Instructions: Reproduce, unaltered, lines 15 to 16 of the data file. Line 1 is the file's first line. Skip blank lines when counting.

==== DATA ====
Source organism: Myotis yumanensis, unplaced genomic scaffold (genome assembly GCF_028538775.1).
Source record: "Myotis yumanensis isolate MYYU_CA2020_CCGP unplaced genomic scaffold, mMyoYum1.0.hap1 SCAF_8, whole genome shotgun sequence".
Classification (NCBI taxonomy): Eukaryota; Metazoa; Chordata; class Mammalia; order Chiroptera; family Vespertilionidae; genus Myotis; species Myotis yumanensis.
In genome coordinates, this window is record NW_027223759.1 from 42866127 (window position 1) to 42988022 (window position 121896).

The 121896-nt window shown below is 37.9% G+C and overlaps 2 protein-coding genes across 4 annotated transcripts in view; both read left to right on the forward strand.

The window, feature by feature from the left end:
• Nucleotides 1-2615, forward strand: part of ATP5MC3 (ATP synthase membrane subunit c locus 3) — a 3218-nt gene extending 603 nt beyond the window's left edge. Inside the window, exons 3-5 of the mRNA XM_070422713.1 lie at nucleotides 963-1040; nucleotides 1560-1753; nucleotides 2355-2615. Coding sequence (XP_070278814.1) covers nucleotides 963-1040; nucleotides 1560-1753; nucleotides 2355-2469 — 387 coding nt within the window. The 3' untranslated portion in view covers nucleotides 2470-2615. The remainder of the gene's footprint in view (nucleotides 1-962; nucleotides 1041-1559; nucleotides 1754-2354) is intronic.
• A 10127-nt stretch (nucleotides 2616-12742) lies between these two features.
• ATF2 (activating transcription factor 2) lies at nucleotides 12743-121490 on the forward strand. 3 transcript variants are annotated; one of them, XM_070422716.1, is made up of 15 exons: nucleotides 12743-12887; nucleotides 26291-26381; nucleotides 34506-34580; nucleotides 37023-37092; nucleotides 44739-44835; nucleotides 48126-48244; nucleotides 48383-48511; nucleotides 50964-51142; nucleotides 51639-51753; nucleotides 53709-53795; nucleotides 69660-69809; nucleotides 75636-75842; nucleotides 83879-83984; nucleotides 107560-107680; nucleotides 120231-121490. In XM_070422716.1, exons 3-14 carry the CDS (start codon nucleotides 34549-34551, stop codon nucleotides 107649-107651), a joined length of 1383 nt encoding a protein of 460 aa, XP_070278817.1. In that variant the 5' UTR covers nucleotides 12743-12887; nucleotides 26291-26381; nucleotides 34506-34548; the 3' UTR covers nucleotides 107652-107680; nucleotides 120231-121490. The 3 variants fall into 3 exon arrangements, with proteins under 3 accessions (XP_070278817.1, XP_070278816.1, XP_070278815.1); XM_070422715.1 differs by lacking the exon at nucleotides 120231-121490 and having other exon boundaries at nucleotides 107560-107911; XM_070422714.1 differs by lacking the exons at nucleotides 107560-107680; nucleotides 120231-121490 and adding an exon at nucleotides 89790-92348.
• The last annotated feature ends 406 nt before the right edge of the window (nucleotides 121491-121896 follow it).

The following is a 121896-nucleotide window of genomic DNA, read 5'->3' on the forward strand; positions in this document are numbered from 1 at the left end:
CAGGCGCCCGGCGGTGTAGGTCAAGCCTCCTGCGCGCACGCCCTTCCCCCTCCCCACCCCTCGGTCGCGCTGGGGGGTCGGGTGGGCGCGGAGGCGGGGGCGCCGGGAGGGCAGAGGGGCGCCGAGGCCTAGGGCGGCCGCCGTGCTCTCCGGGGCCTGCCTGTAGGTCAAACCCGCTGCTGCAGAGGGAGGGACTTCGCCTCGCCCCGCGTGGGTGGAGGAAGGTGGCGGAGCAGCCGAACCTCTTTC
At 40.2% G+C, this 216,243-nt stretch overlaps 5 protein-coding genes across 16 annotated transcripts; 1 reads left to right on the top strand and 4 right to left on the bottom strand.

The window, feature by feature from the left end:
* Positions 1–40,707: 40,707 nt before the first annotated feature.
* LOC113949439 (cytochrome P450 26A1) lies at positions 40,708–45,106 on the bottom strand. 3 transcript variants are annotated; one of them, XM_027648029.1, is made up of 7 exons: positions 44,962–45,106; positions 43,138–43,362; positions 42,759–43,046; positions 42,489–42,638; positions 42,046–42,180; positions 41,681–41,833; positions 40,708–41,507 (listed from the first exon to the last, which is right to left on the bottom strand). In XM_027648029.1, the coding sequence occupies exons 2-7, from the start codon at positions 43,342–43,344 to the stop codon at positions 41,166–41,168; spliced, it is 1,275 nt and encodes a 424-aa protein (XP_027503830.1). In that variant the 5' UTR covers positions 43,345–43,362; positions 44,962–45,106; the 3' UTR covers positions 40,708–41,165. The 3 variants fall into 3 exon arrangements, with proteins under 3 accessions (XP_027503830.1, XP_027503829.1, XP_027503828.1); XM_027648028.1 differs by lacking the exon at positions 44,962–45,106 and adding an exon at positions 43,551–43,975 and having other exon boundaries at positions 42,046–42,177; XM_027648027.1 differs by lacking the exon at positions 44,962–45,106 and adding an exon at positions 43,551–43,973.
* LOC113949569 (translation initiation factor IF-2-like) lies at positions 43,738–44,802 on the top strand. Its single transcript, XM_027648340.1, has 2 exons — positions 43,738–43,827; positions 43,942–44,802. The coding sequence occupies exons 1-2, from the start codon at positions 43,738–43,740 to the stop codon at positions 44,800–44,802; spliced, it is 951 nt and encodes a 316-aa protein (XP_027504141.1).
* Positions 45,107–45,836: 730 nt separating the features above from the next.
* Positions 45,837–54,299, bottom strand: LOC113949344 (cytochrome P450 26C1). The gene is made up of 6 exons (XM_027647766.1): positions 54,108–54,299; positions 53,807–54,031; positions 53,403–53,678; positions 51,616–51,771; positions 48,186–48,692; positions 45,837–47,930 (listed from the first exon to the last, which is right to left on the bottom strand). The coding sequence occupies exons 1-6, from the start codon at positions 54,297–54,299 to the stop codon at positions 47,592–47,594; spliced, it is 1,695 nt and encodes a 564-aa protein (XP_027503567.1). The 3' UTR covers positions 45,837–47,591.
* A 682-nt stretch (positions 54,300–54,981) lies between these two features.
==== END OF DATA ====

* Positions 1–40,707: 40,707 nt before the first annotated feature.
* LOC113949439 (cytochrome P450 26A1) lies at positions 40,708–45,106 on the bottom strand. 3 transcript variants are annotated; one of them, XM_027648029.1, is made up of 7 exons: positions 44,962–45,106; positions 43,138–43,362; positions 42,759–43,046; positions 42,489–42,638; positions 42,046–42,180; positions 41,681–41,833; positions 40,708–41,507 (listed from the first exon to the last, which is right to left on the bottom strand). In XM_027648029.1, the coding sequence occupies exons 2-7, from the start codon at positions 43,342–43,344 to the stop codon at positions 41,166–41,168; spliced, it is 1,275 nt and encodes a 424-aa protein (XP_027503830.1). In that variant the 5' UTR covers positions 43,345–43,362; positions 44,962–45,106; the 3' UTR covers positions 40,708–41,165. The 3 variants fall into 3 exon arrangements, with proteins under 3 accessions (XP_027503830.1, XP_027503829.1, XP_027503828.1); XM_027648028.1 differs by lacking the exon at positions 44,962–45,106 and adding an exon at positions 43,551–43,975 and having other exon boundaries at positions 42,046–42,177; XM_027648027.1 differs by lacking the exon at positions 44,962–45,106 and adding an exon at positions 43,551–43,973.